I don’t know about you, but I’m deathly afraid of creepy crawlies — especially if they can fly — so I usually keep most of my windows closed. It’s not really the best solution, because my home is poorly ventilated (which brings another host of issues) so I’ve been looking into getting a magnetic insect screen installed.
However, part of me is glad that I don’t stay in Upper Boon Keng, where bats have been reported to fly into residents’ homes since 2000. I mean, bats are awesome and all, with their nifty echolocation and ability to hang upside down, but they are known to be possible disease carriers.
Some of my friends have told me about birds hanging out on their balcony, monkeys stealing their food, snakes and chickens too! A certain barn owl has also been having regular meetings with PM Lee as well.
It’s not uncommon for wildlife to wander into your home
It’s not so much about wildlife intruding into our space as we are encroaching into theirs. We chop down their forests for land to build our homes, shopping centres and more; when their natural habitat is destroyed, they either seek out whatever remaining spots are left, die out or are forced to co-exist with humans.
According to the Animal Concerns Research & Education Society (ACRES) Annual Report for 2018-2019, there was a 20% increase of calls made to the 24-hour ACRES Wildlife Rescue Hotline between 1 April 2018 and 31 March 2019, a total of 9,811 calls. Of these, 3,376 wild animals were rescued, including those from the illegal exotic pet trade and native wild animals.
To maintain the delicate balance between urbanisation and nature, the National Parks Board (NParks) will work with the community to transform Singapore into a City in Nature. It was also outlined in 2013 land-use plans for 85% of Singapore’s population to live within 400m of a park by 2030. And it works — these greening policies have seen the return of some wildlife species.
Currently, some properties close to Singapore’s nature reserves include the aptly lush Foresque Residences near the Dairy Farm area, HDB flats in Segar Road that face Zhenghua Nature Park, Le Wood at the foot of Bukit Timah Hill, and Thomson Impressions near Windsor Park.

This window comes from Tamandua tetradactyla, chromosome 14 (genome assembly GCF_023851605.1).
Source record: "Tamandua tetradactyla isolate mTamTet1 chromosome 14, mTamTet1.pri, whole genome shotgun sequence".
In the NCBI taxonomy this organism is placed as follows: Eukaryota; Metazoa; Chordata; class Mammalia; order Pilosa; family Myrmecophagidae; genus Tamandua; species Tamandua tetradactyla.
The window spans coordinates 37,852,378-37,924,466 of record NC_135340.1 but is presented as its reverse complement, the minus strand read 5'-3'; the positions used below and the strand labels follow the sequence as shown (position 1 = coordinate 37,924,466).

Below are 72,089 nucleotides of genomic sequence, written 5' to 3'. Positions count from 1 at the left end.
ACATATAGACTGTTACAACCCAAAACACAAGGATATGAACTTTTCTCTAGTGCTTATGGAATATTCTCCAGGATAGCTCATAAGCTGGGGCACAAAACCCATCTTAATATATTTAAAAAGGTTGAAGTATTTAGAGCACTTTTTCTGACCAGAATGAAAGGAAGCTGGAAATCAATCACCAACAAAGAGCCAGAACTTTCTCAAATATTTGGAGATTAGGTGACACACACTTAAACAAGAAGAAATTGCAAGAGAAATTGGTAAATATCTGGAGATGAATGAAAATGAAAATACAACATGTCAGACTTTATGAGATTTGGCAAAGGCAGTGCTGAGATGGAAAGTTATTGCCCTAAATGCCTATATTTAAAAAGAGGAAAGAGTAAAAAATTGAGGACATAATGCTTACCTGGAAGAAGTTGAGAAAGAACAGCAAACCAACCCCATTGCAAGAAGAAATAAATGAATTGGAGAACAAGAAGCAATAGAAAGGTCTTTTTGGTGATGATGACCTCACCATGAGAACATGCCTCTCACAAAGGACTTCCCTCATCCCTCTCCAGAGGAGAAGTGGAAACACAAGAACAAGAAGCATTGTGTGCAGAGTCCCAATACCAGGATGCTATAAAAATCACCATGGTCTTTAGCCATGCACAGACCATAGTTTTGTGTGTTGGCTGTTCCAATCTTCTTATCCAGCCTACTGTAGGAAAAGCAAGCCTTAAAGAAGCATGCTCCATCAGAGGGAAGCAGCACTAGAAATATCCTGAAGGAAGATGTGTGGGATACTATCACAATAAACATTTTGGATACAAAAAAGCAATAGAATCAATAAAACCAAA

Wildlife that you may encounter in Singapore
Being close to nature, it’s nice to rouse to bird calls instead of traffic sounds and go for an early-morning jog at the nearby park; but there is also a need to know what to do in the event of a wildlife encounter.
Bats were recently reported swooping into the homes of those living at Blk 14, Upper Boon Keng Road. According to a The New Paper article, it seems that ACRES receives four to five bat reports a week. One resident the paper spoke to said she shifted thrice (from Yishun to Yio Chua Kang and then to Sembawang) but encountered bats each time.
Do’s & Don’ts:
If a bat flies into your home, stay calm and leave it alone. It should fly away after feeding. Thoroughly wash your hands with soap if you come into contact with it. If you’re growing a fruit tree like chiku, harvest the fruits within your premises as the bats are attracted to them; you can also install lighting or hang shiny CDs to deter the bats.
In January this year, a monkey reportedly gatecrashed a child’s birthday party in Bukit Panjang, but this was not the first time these primates have been spotted in the area. Though they largely live in the Central Catchment Area and Bukit Timah Reserve, macaques also hang around Kent Ridge Park, Changi Village and MacRitchie.
Do’s & Don’ts:
It seems that the macaque that gatecrashed the party was earlier fed by a resident before it engaged in more monkey business. Rule of thumb: Don’t feed the monkeys. If you happen to live in an area where monkeys are common, consider monkey-proofing your home by installing mesh/grilles on your windows and doors, plus secure pet entrances. Do also keep food out of sight, including prayer offers, and use a cloth bag to carry groceries as these smart primates tend to associate plastic bags with food and may accost you on your way home. Monkeys are also attracted to garbage bins, litter and fruit trees.